Other arrangement color tests include the L'Anthony's Desaturated Panel D-15, saturated H-16 and the Farnsworth 100-Hue Test. The desaturated panel D-15 is particularly useful in the early diagnosis of acquired diseases and mild congenital deficiencies. The sequence of test administration include screening for color vision deficiencies with a pseudo-isochromatic plate test such as the Ishihara and F-2 plate. Failure of either of these tests implies proceeding to the panel D-15. A patient who fails the Panel D-15 is said to be a moderate to severe anomalous dichromat, or a dichromat. A patient who then fails the H-16 is a dichromat or very severe anomalous trichromat, whereas a moderate anomalous trichromat will pass the H-16. A subject who passes the D-15, can proceed to the desaturated D-15, that can pick up the mild anomalous trichomats. The very mild anomalous trichromats who may or may not fail pseudoisochromatic plates can be diagnosed with the Nagel anomaloscope.
Figure 18. Farnsworth 100-Hue
The Farnsworth 100-Hue is another arrangement test (figure 18). Unlike the tests mentioned above where the colors are specifically chosen to lie close to the confusion lines, the Farnsworth100-Hue is a discrimination test.
Figure 19 shows where the colors of the 100-Hue lie on the chromaticity diagram. The colors are chosen to have the same Munsell value and chroma. Originally there were 100 hues, but Farnsworth removed 15 to make the series more uniform. Performance on the Farnsworth100-Hue is rated by calculating the total error score.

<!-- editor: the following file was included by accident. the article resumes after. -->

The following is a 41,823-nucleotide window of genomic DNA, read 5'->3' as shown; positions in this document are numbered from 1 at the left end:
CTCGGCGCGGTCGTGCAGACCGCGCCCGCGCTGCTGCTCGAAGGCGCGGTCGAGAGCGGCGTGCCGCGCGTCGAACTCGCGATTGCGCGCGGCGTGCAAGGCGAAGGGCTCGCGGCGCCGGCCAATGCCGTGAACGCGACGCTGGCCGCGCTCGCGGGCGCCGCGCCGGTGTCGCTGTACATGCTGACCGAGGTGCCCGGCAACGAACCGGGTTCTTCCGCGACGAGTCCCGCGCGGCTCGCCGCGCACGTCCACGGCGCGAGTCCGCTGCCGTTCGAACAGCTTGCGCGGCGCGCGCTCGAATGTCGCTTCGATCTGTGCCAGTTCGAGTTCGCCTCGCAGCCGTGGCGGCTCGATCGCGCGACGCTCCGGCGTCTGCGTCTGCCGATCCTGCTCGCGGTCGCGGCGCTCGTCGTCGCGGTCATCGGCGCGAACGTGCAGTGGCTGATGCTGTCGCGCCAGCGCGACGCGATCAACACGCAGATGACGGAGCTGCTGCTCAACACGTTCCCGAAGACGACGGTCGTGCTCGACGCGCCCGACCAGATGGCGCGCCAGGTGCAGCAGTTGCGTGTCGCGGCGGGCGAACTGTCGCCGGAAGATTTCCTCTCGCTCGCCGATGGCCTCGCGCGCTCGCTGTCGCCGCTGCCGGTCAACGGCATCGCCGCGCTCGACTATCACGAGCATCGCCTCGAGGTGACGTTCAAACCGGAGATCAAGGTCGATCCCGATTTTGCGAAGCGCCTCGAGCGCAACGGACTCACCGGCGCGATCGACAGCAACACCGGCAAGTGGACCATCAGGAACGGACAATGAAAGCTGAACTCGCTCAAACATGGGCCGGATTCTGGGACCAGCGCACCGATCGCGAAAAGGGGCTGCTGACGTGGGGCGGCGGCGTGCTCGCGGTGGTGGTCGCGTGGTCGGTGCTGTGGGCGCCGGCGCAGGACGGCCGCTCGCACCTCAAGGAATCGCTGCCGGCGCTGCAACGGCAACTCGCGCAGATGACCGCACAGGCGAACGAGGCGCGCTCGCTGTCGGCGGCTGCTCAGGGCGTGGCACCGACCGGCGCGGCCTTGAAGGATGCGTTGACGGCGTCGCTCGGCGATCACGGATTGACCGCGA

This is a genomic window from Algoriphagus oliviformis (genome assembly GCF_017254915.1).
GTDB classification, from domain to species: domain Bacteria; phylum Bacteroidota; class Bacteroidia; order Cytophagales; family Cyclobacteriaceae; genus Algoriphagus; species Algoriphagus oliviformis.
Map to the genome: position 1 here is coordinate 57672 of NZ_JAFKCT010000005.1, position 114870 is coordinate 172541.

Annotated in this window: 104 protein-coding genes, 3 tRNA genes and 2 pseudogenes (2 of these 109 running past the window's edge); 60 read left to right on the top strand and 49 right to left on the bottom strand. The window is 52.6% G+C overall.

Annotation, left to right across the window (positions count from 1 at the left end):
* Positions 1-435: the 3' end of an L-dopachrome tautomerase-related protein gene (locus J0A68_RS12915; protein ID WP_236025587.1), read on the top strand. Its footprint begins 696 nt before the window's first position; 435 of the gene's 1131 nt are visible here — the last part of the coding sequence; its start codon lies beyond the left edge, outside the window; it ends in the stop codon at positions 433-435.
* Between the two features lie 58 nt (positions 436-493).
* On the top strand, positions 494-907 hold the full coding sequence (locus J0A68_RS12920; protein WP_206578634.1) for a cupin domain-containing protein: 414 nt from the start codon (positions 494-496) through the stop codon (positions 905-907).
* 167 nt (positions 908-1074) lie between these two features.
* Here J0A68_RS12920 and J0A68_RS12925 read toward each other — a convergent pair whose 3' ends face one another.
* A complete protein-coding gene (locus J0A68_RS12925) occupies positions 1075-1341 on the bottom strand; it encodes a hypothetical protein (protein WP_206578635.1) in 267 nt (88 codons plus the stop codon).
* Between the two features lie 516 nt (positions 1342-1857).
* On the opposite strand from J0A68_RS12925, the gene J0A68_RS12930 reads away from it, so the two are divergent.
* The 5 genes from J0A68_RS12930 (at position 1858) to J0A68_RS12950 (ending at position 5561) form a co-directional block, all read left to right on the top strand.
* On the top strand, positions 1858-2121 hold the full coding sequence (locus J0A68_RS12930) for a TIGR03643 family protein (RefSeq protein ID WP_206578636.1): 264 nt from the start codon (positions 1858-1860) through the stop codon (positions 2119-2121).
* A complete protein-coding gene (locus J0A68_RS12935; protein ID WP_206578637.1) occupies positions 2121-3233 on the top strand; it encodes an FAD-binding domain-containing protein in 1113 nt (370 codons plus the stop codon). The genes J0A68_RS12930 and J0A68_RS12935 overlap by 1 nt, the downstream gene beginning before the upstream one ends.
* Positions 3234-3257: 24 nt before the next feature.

Figure 19. Colors of the 100-Hue on the chromaticity diagram. Point C represents testing conditions using standard illuminant C and point W is the equal energy white (from Hart W. M. Jr, Acquired dyschromatopsias. Surv Ophthalmol 1987; 32: 10)
Lantern tests have been used since the19th century as a means of assessing color vision especially for occupational reasons. Lantern tests simulate colored signal lights. They usually present pairs of red, white and green lights because these are the signal colors used at sea and in air navigation, and the subject is required to name the colors. There are a great number of different lantern tests which vary quite widely in the level of difficulty they present. The level of difficulty depends on the size of the stimulus and its intensity (see Cole and Vingrys 1982 for a review). The lanterns in current use are the Farnsworth lantern, now superseded by the Optec 900, the Holmes Wright Type A and B lantern and the Beyne lantern (figure 20).
Lantern tests are usually failed by dichromats and anomalous trichromats whose defect is severe enough to cause them to fail the Farnsworth D15 test but the ability to recognise small colored signal lights can vary quite widely among those with mild anomalous trichromasy. A pass at the D15 test or a small range at the anomaloscope does not necessarily mean that signal light colors can be recognised (Cole and Maddocks, 1998).
Figure 20. The different lanters used in occupational testing of color vision